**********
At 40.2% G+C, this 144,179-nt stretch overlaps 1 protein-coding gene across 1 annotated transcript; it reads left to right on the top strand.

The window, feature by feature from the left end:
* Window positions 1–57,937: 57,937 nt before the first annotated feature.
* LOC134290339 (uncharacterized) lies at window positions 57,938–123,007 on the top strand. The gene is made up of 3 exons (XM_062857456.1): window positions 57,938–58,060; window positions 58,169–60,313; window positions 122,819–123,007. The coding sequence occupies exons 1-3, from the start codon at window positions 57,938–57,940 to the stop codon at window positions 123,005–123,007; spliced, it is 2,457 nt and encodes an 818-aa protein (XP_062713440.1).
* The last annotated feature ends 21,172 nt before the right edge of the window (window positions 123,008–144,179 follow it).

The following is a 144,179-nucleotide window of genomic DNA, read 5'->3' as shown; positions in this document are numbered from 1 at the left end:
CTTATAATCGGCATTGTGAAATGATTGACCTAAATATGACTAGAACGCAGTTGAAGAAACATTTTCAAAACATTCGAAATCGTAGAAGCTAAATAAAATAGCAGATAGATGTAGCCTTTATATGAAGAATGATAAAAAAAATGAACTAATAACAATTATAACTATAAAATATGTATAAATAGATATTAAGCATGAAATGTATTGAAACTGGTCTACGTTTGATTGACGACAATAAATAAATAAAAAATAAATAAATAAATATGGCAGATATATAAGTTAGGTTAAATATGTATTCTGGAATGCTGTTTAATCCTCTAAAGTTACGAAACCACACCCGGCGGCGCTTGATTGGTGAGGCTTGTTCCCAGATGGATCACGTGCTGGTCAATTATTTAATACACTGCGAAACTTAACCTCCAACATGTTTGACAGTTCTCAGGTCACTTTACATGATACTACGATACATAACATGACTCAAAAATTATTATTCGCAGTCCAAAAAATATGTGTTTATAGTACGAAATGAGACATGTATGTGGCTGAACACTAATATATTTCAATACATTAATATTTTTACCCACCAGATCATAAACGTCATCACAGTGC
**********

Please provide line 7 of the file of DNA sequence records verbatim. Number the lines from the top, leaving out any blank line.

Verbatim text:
CTTATAATCGGCATTGTGAAATGATTGACCTAAATATGACTAGAACGCAGTTGAAGAAACATTTTCAAAACATTCGAAATCGTAGAAGCTAAATAAAATAGCAGATAGATGTAGCCTTTATATGAAGAATGATAAAAAAAATGAACTAATAACAATTATAACTATAAAATATGTATAAATAGATATTAAGCATGAAATGTATTGAAACTGGTCTACGTTTGATTGACGACAATAAATAAATAAAAAATAAATAAATAAATATGGCAGATATATAAGTTAGGTTAAATATGTATTCTGGAATGCTGTTTAATCCTCTAAAGTTACGAAACCACACCCGGCGGCGCTTGATTGGTGAGGCTTGTTCCCAGATGGATCACGTGCTGGTCAATTATTTAATACACTGCGAAACTTAACCTCCAACATGTTTGACAGTTCTCAGGTCACTTTACATGATACTACGATACATAACATGACTCAAAAATTATTATTCGCAGTCCAAAAAATATGTGTTTATAGTACGAAATGAGACATGTATGTGGCTGAACACTAATATATTTCAATACATTAATATTTTTACCCACCAGATCATAAACGTCATCACAGTGC